HIST – Automated quantification of white matter hyperintensity burden
Our image analysis tool can help diagnose cerebrovascular disease.
White matter hyperintensities (WMHs) are common among older people and are associated with a high risk of cognitive decline and dementia.
However, the presence of WMHs is not usually quantified in clinical practice as it relies on tedious and time-consuming manual tracing over the image. It offers only minimal information about the severity of WMHs.
Nowadays, with increasing number of large-scale imaging studies, manual/semi-automated quantification methods are even less feasible to implement.
A robust and fully quantitative assessment tool of WMHs is desired in clinical studies and research. It would help increase understanding of cerebrovascular disease and its association with dementia.
We’ve developed an automated image analysis tool for volumetric quantification of WMHs.
This tool delivers a quantification report that offers a comprehensive inventory of WMH burden. The report includes a summary of volumetric measures, 3D visualisation of the spatial distribution as well as a reference chart comparing with the age-matched reference population.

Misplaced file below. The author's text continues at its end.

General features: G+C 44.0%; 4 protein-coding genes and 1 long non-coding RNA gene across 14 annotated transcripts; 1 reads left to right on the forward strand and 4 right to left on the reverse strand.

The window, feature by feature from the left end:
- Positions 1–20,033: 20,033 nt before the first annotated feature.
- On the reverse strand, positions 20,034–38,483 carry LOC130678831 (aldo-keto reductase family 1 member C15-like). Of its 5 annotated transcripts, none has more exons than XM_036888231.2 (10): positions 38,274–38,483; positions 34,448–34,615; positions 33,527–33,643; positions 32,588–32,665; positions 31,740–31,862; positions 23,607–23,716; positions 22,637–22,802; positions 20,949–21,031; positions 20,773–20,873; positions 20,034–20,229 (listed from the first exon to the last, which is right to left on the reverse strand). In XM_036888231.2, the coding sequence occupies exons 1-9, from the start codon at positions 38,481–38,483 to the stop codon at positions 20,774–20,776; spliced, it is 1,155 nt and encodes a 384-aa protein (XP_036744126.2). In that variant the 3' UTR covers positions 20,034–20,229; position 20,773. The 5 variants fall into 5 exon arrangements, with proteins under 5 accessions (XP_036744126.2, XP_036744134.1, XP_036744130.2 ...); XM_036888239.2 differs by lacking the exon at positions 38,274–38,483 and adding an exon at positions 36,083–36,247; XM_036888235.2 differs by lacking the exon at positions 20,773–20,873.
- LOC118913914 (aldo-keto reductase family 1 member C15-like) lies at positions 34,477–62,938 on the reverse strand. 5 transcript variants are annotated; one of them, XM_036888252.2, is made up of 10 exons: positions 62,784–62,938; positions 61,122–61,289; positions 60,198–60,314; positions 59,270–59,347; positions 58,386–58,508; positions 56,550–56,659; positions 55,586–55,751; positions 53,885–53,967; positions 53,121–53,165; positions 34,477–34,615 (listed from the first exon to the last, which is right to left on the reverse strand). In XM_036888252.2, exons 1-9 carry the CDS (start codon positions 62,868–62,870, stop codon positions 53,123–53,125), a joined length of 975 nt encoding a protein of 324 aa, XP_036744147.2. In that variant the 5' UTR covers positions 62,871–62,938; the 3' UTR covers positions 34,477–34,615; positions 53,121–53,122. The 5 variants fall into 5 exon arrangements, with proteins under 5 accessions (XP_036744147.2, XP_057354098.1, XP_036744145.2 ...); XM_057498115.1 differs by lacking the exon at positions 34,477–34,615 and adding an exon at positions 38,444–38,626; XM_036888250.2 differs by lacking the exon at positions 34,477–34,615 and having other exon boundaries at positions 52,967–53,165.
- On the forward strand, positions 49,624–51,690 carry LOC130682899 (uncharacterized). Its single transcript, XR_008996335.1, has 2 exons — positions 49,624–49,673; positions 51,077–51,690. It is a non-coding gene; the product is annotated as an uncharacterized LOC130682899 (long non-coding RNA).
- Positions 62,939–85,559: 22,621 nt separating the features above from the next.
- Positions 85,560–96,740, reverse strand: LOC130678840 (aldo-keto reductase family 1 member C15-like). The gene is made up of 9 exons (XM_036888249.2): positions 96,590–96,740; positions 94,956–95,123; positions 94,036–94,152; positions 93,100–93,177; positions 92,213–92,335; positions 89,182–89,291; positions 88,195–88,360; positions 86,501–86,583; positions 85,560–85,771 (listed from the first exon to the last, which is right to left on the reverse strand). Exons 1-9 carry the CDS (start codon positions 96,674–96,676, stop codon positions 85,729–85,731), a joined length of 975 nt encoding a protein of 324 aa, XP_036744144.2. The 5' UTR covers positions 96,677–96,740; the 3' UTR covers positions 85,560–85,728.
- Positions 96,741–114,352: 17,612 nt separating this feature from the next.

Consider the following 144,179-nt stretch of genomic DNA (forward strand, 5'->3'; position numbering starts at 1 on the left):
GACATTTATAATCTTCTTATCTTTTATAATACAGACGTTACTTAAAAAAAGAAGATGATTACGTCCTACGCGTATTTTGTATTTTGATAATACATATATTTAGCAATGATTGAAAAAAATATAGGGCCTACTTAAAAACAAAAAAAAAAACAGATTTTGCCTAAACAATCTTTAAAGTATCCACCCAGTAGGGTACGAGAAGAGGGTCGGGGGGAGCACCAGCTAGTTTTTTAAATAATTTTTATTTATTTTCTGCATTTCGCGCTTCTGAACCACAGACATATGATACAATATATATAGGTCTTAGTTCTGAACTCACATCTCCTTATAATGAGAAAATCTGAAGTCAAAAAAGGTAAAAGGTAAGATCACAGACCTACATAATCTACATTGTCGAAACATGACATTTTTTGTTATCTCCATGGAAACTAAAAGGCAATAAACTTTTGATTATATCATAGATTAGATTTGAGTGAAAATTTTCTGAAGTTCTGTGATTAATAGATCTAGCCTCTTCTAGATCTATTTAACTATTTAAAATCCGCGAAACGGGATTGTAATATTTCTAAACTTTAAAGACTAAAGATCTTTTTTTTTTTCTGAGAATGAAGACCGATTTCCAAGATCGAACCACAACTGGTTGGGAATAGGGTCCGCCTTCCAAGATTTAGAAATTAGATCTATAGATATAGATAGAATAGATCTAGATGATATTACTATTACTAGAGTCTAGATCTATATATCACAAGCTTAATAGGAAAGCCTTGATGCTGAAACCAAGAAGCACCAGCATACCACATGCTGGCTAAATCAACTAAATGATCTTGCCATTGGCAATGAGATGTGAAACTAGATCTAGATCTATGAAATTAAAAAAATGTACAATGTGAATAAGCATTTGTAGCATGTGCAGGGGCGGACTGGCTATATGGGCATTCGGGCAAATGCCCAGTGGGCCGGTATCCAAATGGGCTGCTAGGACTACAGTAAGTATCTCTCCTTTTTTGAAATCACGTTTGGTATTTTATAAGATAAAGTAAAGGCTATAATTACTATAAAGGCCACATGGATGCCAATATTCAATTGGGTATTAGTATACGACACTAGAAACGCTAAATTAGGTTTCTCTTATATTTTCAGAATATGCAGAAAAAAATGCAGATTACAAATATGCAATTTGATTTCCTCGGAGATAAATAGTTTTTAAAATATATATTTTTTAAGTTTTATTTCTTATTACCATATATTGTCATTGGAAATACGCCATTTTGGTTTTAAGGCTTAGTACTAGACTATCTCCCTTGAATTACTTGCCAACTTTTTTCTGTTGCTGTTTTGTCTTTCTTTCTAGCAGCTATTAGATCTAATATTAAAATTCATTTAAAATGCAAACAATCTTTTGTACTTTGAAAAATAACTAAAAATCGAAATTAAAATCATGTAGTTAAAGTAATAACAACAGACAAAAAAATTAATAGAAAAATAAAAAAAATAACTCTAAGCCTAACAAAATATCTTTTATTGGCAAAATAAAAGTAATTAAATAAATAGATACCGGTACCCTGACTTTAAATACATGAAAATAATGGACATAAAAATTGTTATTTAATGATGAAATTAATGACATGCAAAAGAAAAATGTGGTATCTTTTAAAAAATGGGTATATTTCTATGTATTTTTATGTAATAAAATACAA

With this work we have also shown a high prevalence of comorbid cerebrovascular disease in patients with Alzheimer’s disease. Comorbidity of cerebrovascular disease and Aβ (peptides involved in Alzheimer’s disease) was associated with cognitive decline and neurodegeneration.
Using the CSIRO technology, health professionals will be able to provide a timely and confident diagnosis of cerebrovascular disease. Interventions can then be put in place – the disease is preventable using evidence-based lifestyle and pharmacological approaches.
The tool also enables the detection and characterisation of longitudinal changes in WMHs. This could be used as a biomarker for disease progression and to further guide the development of treatment and prevention strategies targeting vascular risk factors.
The Australian e-Health Research Centre (AEHRC) is CSIRO's digital health research program and a joint venture between CSIRO and the Queensland Government. The AEHRC works with state and federal health agencies, clinical research groups and health businesses around Australia.